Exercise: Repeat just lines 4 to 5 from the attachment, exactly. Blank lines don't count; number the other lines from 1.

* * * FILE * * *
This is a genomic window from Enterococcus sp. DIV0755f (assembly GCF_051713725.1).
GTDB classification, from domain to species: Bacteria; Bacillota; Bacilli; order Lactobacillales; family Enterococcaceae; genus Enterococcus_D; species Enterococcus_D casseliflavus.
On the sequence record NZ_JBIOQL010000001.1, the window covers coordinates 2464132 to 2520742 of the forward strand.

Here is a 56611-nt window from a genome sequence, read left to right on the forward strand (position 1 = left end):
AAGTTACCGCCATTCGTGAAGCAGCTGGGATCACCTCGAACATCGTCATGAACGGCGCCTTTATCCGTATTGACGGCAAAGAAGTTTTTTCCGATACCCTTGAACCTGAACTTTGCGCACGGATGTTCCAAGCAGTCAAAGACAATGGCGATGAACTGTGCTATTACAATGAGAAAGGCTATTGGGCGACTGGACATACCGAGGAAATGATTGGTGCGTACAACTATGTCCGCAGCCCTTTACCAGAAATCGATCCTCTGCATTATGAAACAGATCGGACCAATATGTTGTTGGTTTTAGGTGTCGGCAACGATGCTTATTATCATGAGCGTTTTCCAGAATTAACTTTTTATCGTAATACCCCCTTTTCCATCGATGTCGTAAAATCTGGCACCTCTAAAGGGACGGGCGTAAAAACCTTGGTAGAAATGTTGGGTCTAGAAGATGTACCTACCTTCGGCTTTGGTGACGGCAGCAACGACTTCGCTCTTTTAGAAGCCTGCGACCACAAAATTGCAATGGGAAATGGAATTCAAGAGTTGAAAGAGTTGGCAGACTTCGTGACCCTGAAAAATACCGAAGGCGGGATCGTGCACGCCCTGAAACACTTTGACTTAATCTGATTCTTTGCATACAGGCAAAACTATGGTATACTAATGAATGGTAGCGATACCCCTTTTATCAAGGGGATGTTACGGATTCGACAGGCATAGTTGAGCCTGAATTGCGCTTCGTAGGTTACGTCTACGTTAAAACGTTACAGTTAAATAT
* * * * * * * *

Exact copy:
Here is a 56611-nt window from a genome sequence, read left to right on the forward strand (position 1 = left end):
AAGTTACCGCCATTCGTGAAGCAGCTGGGATCACCTCGAACATCGTCATGAACGGCGCCTTTATCCGTATTGACGGCAAAGAAGTTTTTTCCGATACCCTTGAACCTGAACTTTGCGCACGGATGTTCCAAGCAGTCAAAGACAATGGCGATGAACTGTGCTATTACAATGAGAAAGGCTATTGGGCGACTGGACATACCGAGGAAATGATTGGTGCGTACAACTATGTCCGCAGCCCTTTACCAGAAATCGATCCTCTGCATTATGAAACAGATCGGACCAATATGTTGTTGGTTTTAGGTGTCGGCAACGATGCTTATTATCATGAGCGTTTTCCAGAATTAACTTTTTATCGTAATACCCCCTTTTCCATCGATGTCGTAAAATCTGGCACCTCTAAAGGGACGGGCGTAAAAACCTTGGTAGAAATGTTGGGTCTAGAAGATGTACCTACCTTCGGCTTTGGTGACGGCAGCAACGACTTCGCTCTTTTAGAAGCCTGCGACCACAAAATTGCAATGGGAAATGGAATTCAAGAGTTGAAAGAGTTGGCAGACTTCGTGACCCTGAAAAATACCGAAGGCGGGATCGTGCACGCCCTGAAACACTTTGACTTAATCTGATTCTTTGCATACAGGCAAAACTATGGTATACTAATGAATGGTAGCGATACCCCTTTTATCAAGGGGATGTTACGGATTCGACAGGCATAGTTGAGCCTGAATTGCGCTTCGTAGGTTACGTCTACGTTAAAACGTTACAGTTAAATAT